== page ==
Graduate Creative Writing: Trauma & Witness

BROAD PURPOSE OF COURSE
An investigation into the stylistic, theoretical, and technical elements of different creative genres, such as fiction, poetry, creative nonfiction, and/or writing for performance, through contemporary literature, literary theory, and writing exercises. This course is provided in both a seminar and a workshop format and concentrates on the analysis of contemporary literature as well as the production, critique, and revision of student writing.

COURSE OBJECTIVES
Upon successful completion of the course, students will be able to:

    • Discover and design strategies for the composition and revision of poems, short stories, nonfiction essays, and/or writing for performance
    • Participate constructively in the workshop process by critiquing the works of fellow students
    • Integrate the terms, techniques, and theories of the craft within their own writing
    • Detect contemporary trends in the literature of witness and trauma theory
    • Analyze literary texts of witness from a variety of genres through the lens of contemporary trauma theory
    • Evaluate poetry, fiction, nonfiction, and drama from a writer’s perspective based on theories of the craft
    • Devise research techniques for creative projects.

REQUIRED TEXTS AND MATERIALS

      • Carolyn Forche (ed.) Against Forgetting: Twentieth-Century Poetry of Witness
      • Shoshana Felman and Dori Laub (eds.), Testimony: Crises of Witnessing in Literature,
      • Psychoanalysis, and HistoryCathy Caruth, Unclaimed Experience: Trauma, Narrative, and History
      • Margaret Edson, Wit
      • Toni Morrison, Beloved
      • Elie Wiesel, Night
      • Joan Didion, The Year of Magical Thinking

One or more craft books in the genre(s) of your choice.
Some suggested titles:

      • Kim Addonizio and Dorianne Laux, The Poet’s Companion: A Guide to the Pleasures of Writing Poetry
      • Tom Bailey (ed.) On Writing Short Stories
      • Josip Novakovich, Fiction Writer’s Workshop
      • Lajos Egri, The Art of Dramatic Writing
      • Alice LaPlante, The Making of a Story: A Norton Guide to Writing Fiction and Nonfiction
      • Philip Gerard (ed.) Writing Creative Nonfiction
      • Janet Burroway, Imaginative Writing: The Elements of Craft
      • Heather Sellers, The Practice of Creative Writing: A Guide for Students

GRADING POLICY

  • Portfolio of creative work 45%
  • Scholarly book reviews (2, 15% each) 30%
  • Presentation 15%
  • Weekly assignments 10%

IMPORTANT DETAILS

Final portfolio (50%): Over the course of the semester you will be expected to compose at least five creative projects in at least two genres (fiction, poetry, writing for performance, creative nonfiction) to submit to group and/or individual workshops. You will also turn in a final portfolio at the end of the semester containing the original drafts of your work and substantial revisions of four of the five projects. In addition to the creative projects, you will also perform an analysis of the writing and revision process you used to reach your final drafts based on the theories of craft and the theories of trauma and witness we have explored throughout the semester.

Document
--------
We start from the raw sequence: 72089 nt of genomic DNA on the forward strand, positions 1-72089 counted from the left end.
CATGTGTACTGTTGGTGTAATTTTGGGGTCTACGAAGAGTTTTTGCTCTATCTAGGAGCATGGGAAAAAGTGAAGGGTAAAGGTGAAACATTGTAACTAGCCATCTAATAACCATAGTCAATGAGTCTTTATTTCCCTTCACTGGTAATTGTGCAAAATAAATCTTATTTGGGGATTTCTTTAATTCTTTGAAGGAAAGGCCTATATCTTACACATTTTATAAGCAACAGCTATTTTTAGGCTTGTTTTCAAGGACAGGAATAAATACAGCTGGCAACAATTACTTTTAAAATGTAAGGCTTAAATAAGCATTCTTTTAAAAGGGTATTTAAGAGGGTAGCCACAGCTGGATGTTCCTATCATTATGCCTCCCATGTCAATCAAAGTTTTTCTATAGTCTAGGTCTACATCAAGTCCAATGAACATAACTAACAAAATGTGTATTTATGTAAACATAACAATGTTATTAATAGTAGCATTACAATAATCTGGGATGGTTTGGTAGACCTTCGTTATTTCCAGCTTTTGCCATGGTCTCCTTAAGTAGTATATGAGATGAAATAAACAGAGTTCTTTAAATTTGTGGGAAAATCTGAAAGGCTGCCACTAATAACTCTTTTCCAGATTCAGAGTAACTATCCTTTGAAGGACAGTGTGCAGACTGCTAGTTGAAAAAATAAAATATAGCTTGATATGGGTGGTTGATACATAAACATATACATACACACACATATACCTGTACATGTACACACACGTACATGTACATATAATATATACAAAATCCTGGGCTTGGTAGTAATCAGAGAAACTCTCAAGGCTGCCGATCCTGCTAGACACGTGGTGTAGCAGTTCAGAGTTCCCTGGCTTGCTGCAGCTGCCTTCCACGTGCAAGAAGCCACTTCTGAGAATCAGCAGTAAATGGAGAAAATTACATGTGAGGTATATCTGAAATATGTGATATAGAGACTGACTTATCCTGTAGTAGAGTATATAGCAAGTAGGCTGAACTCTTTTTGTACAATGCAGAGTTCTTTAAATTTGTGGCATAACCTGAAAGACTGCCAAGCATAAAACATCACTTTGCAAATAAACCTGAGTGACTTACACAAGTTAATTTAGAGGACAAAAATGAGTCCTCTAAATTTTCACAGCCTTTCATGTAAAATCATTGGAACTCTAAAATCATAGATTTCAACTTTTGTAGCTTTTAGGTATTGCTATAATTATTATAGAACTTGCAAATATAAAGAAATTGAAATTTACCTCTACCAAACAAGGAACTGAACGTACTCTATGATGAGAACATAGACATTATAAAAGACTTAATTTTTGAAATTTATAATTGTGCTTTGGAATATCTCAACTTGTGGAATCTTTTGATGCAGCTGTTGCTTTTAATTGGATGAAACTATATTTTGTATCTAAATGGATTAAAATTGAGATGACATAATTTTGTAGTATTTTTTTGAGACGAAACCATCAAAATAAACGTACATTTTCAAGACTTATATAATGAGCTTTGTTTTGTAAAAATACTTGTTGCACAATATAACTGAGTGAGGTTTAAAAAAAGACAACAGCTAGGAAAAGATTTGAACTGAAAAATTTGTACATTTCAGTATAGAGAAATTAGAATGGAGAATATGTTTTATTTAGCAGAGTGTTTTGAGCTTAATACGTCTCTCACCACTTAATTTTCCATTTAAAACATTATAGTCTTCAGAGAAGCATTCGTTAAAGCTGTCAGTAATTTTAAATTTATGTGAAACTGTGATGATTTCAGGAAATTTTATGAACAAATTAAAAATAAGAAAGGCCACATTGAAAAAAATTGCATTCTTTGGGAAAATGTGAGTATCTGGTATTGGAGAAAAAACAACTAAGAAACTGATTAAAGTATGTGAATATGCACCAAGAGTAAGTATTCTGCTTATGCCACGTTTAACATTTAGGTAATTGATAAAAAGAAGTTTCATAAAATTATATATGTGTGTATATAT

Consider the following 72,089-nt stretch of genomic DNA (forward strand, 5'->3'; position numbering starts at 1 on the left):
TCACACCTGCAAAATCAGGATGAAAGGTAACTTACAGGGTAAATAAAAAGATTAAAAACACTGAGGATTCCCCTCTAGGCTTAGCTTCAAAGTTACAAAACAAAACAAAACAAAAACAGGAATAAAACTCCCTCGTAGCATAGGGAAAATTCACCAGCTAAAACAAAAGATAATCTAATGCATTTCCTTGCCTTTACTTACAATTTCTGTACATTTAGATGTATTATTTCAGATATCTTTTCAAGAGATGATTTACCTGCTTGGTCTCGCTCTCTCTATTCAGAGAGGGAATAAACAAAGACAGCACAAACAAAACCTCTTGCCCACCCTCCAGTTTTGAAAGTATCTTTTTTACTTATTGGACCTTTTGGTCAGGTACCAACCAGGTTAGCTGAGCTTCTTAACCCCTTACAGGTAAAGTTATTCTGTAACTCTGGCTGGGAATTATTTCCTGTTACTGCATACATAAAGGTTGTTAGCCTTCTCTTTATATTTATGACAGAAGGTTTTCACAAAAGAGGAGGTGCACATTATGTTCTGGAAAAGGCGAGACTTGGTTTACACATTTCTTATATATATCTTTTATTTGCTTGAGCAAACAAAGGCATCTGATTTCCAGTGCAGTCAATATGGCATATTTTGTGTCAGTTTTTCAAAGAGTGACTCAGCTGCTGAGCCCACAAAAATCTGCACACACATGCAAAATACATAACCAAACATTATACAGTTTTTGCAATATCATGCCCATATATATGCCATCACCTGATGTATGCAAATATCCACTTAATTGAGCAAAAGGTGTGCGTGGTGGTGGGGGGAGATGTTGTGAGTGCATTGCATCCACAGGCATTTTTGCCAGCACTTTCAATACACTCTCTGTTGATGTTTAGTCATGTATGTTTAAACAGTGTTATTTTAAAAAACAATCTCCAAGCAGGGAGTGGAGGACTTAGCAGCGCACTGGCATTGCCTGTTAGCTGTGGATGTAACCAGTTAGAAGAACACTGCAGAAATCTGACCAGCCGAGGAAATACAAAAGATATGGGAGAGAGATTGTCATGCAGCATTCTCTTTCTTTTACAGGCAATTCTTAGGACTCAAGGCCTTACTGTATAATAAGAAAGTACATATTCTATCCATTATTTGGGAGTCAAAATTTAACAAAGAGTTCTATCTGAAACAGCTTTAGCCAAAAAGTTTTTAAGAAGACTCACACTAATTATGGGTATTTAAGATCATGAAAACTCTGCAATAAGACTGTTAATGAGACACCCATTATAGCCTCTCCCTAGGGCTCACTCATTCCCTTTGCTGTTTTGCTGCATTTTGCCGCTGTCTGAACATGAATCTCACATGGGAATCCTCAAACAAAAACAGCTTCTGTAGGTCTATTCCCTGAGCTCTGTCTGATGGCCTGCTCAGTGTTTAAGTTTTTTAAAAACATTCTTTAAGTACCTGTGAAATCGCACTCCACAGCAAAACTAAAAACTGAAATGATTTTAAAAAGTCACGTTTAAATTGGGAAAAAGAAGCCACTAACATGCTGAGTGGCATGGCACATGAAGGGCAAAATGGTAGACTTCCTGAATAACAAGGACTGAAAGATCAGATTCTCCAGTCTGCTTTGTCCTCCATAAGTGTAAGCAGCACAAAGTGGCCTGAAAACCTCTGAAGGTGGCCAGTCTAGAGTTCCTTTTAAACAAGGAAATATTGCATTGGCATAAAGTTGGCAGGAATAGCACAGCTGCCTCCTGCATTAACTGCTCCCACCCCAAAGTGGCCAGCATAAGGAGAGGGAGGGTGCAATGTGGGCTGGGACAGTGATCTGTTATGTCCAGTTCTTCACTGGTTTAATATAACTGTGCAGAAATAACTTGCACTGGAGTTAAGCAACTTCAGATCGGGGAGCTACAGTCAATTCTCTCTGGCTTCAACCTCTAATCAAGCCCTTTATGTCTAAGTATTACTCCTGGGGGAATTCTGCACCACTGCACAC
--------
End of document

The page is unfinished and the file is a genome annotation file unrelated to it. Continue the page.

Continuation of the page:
Scholarly book reviews (30%): You will complete a total of two reviews of books in different genres dealing with witness; a substantial list of works for you to choose from will be provided for you, or you can choose a text of your own with my permission. Each review will be 4 to 6 pages in length and will explore the text at hand in a scholarly manner that examines issues of craft and places the work within the context of contemporary literature of witness and trauma theory. You will also introduce each text briefly to the class in an informal presentation.

Presentation (10%): You will research, prepare, and present to the class a lesson plan based on your personal interests. Your lesson may consist of either an aspect of the theory and literature of witness/trauma or an aspect of the craft that introduces students to a particular element of creative writing.

Weekly assignments (10%): In addition to the formal creative assignments, you will also complete weekly exercise assignments designed to help generate material and explore new approaches to subject matter; you’ll be required to complete ten of these weekly exercises throughout the semester. Sometimes we will have time to work on these exercises in class. All exercises should be posted to Blackboard by 12 midnight on a Wednesday and cannot be turned in late. The exercises will be graded on the extent to which you are willing to pursue what the prompts ask of you.